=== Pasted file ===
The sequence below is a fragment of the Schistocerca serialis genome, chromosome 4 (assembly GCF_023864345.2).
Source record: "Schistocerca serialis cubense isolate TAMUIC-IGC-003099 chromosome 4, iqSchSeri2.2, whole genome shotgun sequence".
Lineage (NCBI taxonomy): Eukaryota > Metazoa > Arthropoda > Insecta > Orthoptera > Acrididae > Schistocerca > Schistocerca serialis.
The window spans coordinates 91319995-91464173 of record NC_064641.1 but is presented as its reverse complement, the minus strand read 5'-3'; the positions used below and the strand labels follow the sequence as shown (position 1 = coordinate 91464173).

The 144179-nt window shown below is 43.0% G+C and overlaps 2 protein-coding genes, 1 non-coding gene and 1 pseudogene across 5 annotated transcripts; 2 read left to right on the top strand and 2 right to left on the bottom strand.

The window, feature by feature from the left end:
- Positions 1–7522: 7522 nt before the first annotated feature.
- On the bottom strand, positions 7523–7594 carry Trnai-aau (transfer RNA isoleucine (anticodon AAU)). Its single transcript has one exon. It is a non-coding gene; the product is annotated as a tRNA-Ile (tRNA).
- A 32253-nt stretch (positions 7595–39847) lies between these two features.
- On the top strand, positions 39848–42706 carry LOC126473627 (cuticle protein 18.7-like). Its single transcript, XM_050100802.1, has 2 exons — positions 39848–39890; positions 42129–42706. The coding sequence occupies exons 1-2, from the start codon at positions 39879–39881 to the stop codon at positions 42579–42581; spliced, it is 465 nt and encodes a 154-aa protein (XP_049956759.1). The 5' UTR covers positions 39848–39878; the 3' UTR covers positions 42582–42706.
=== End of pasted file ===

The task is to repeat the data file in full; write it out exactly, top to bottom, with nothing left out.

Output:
The sequence below is a fragment of the Schistocerca serialis genome, chromosome 4 (assembly GCF_023864345.2).
Source record: "Schistocerca serialis cubense isolate TAMUIC-IGC-003099 chromosome 4, iqSchSeri2.2, whole genome shotgun sequence".
Lineage (NCBI taxonomy): Eukaryota > Metazoa > Arthropoda > Insecta > Orthoptera > Acrididae > Schistocerca > Schistocerca serialis.
The window spans coordinates 91319995-91464173 of record NC_064641.1 but is presented as its reverse complement, the minus strand read 5'-3'; the positions used below and the strand labels follow the sequence as shown (position 1 = coordinate 91464173).

The 144179-nt window shown below is 43.0% G+C and overlaps 2 protein-coding genes, 1 non-coding gene and 1 pseudogene across 5 annotated transcripts; 2 read left to right on the top strand and 2 right to left on the bottom strand.

The window, feature by feature from the left end:
- Positions 1–7522: 7522 nt before the first annotated feature.
- On the bottom strand, positions 7523–7594 carry Trnai-aau (transfer RNA isoleucine (anticodon AAU)). Its single transcript has one exon. It is a non-coding gene; the product is annotated as a tRNA-Ile (tRNA).
- A 32253-nt stretch (positions 7595–39847) lies between these two features.
- On the top strand, positions 39848–42706 carry LOC126473627 (cuticle protein 18.7-like). Its single transcript, XM_050100802.1, has 2 exons — positions 39848–39890; positions 42129–42706. The coding sequence occupies exons 1-2, from the start codon at positions 39879–39881 to the stop codon at positions 42579–42581; spliced, it is 465 nt and encodes a 154-aa protein (XP_049956759.1). The 5' UTR covers positions 39848–39878; the 3' UTR covers positions 42582–42706.